The following adverse reactions have been identified and reported during the post-approval use of IGIV products:38
Respiratory: Apnea, Acute Respiratory Distress Syndrome (ARDS), Transfusion-Related Acute Lung Injury (TRALI), cyanosis, hypoxemia, pulmonary edema, dyspnea, bronchospasm
Cardiovascular: Cardiac arrest, thromboembolism, vascular collapse, hypotension
Neurological: Coma, loss of consciousness, seizures, tremor
Integumentary: Stevens-Johnson syndrome, epidermolysis, erythema multiforme, bullous dermatitis
Hematologic: Pancytopenia, leukopenia, hemolysis, positive direct antiglobulin (Coombs) test
General/Body as a Whole: Pyrexia, Rigors
Musculoskeletal: Back pain
Gastrointestinal: Hepatic dysfunction, abdominal pain
Because postmarketing reporting of these reactions is voluntary and the at-risk populations are of uncertain size, it is not always possible to reliably estimate the frequency of the reaction or establish a causal relationship to exposure to the product. Such is also the case with literature reports authored independently.
Although few data are available, clinical experience with other immunoglobulin preparations suggests that the major manifestations would be those related to volume overload.
Cytogam Dosage and Administration
The maximum recommended total dosage per infusion is 150 mg Ig/kg, administered according to the following schedule:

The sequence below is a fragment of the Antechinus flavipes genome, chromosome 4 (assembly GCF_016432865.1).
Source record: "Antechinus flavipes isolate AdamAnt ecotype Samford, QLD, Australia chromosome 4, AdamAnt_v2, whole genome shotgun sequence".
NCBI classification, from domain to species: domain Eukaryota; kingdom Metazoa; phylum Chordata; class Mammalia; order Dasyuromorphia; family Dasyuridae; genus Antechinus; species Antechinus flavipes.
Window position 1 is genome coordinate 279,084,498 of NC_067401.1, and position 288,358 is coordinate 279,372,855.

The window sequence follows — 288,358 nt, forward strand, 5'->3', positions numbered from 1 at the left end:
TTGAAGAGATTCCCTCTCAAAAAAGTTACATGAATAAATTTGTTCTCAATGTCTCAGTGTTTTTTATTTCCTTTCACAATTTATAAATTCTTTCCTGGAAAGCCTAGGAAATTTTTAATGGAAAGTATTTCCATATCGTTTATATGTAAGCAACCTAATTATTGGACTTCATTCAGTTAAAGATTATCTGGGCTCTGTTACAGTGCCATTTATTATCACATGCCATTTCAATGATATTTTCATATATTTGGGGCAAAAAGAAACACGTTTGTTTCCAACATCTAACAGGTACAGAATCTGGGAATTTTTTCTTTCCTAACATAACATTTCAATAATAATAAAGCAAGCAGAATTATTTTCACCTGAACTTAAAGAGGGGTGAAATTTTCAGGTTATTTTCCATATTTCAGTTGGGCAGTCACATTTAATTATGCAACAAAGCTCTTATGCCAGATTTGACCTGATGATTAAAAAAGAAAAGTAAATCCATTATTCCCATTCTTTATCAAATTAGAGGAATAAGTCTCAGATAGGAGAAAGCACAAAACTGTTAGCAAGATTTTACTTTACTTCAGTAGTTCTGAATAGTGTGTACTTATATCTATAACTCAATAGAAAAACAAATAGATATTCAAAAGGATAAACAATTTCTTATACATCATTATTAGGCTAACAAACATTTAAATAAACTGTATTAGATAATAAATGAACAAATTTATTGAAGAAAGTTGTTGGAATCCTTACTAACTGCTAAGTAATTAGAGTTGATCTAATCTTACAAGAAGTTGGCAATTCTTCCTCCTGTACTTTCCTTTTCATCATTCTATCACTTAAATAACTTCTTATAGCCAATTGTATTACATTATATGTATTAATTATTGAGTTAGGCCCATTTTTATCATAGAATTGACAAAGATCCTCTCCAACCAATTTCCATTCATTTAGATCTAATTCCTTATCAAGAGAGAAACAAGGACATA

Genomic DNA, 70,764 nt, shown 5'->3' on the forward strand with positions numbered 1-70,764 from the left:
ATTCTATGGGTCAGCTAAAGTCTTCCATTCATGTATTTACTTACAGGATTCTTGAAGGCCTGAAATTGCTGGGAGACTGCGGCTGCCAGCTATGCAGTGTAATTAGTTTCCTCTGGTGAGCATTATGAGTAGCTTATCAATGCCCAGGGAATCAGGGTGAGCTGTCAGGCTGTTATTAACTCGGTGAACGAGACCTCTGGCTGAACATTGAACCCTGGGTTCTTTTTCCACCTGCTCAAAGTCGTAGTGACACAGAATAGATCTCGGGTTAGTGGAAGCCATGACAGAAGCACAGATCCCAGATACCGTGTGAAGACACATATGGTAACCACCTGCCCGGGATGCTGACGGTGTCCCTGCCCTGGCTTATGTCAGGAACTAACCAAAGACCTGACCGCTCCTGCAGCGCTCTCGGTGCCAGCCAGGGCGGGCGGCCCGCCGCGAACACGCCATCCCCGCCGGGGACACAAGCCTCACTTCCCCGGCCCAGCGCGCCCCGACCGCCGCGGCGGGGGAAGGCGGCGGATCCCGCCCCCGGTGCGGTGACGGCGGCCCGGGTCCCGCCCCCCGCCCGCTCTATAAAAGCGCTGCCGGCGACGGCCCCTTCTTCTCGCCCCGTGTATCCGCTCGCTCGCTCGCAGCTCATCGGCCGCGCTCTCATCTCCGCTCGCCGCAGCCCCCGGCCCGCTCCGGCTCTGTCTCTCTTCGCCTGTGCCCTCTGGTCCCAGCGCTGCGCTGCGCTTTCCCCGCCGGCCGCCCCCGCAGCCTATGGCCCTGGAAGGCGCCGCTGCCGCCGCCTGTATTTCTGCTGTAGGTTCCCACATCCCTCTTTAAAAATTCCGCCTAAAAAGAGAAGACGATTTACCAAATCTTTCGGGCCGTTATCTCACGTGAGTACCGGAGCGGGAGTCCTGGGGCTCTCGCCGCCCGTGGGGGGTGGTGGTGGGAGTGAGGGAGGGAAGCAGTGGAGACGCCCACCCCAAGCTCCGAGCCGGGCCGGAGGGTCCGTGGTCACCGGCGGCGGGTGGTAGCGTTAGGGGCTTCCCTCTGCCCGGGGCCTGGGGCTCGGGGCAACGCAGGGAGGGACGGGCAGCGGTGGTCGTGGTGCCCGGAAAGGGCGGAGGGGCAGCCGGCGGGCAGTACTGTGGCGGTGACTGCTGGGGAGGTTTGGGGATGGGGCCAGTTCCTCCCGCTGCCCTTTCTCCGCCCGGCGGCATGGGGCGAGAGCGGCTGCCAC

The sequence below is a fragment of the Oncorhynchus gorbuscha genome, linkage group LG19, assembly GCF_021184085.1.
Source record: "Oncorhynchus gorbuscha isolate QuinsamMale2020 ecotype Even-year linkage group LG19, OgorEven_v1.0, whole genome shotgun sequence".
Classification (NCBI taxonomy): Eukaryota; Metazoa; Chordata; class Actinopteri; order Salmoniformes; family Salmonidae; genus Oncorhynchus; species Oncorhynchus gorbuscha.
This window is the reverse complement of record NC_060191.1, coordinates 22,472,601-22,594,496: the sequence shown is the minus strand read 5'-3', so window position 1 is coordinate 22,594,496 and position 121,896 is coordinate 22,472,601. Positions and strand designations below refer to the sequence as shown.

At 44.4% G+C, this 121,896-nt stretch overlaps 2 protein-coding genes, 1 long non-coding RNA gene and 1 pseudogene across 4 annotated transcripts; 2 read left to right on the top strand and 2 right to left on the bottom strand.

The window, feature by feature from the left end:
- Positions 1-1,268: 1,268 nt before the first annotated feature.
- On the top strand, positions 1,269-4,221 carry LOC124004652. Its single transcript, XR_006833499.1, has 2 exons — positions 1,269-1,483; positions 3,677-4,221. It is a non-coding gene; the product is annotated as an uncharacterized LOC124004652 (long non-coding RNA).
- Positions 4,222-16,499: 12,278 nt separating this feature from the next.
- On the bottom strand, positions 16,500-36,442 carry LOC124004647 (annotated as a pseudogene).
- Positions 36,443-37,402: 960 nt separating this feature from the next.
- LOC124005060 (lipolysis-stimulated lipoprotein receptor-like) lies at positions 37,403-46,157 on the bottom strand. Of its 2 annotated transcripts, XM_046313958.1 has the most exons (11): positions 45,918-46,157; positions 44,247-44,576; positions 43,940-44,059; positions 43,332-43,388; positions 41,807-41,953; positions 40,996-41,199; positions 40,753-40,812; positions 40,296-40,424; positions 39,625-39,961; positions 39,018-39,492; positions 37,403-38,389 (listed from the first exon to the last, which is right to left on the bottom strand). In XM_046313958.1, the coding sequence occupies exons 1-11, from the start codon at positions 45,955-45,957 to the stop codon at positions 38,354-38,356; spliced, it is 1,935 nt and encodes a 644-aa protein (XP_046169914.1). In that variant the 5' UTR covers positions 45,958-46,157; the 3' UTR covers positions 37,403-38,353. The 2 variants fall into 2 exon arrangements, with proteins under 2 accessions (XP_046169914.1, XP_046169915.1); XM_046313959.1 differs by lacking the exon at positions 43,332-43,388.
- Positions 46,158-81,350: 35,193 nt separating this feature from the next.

|Type of Transplant|
|Kidney||Liver, Pancreas, Lung, Heart|
|Within 72 hours of transplant:||150 mg/kg||150 mg/kg|
|2 weeks post transplant:||100 mg/kg||150 mg/kg|
|4 weeks post transplant:||100 mg/kg||150 mg/kg|
|6 weeks post transplant:||100 mg/kg||150 mg/kg|
|8 weeks post transplant:||100 mg/kg||150 mg/kg|
|12 weeks post transplant:||50 mg/kg||100 mg/kg|
|16 weeks post transplant:||50 mg/kg||100 mg/kg|
Preparation for Administration
Remove the tab portion of the vial cap and clean the rubber stopper with 70% alcohol or equivalent. DO NOT SHAKE VIAL; AVOID FOAMING.
Parenteral drug products should be inspected visually for particulate matter and discoloration prior to administration whenever solution and container permit. Infuse the solution only if it is colorless, free of particulate matter and not turbid.
Infusion should begin within 6 hours after entering the vial and should be complete within 12 hours of entering the vial. Vital signs should be taken preinfusion, mid-way and post-infusion as well as before any rate increase. Cytogam should be administered through an intravenous line using an administration set that contains an in-line filter (pore size 15µ) and a constant infusion pump (i.e., IVAC pump or equivalent). A smaller in-line filter (0.2µ) is also acceptable. Pre-dilution of Cytogam before infusion is not recommended. Cytogam should be administered through a separate intravenous line. If this is not possible, Cytogam may be "piggybacked" into a pre-existing line if that line contains either Sodium Chloride Injection, USP, or one of the following dextrose solutions (with or without NaCl added): 2.5% dextrose in water, 5% dextrose in water, 10% dextrose in water, 20% dextrose in water. If a pre-existing line must be used, the Cytogam should not be diluted more than 1:2 with any of the above-named solutions. Admixtures of Cytogam with any other solutions have not been evaluated.
Administer intravenously at 15 mg Ig per kg body weight per hour. If no adverse reactions occur after 30 minutes, the rate may be increased to 30 mg Ig/kg/hr; if no adverse reactions occur after a subsequent 30 minutes, then the infusion may be increased to 60 mg Ig/kg/hr (volume not to exceed 75 mL/hour). DO NOT EXCEED THIS RATE OF ADMINISTRATION. The patient should be monitored closely during and after each rate change.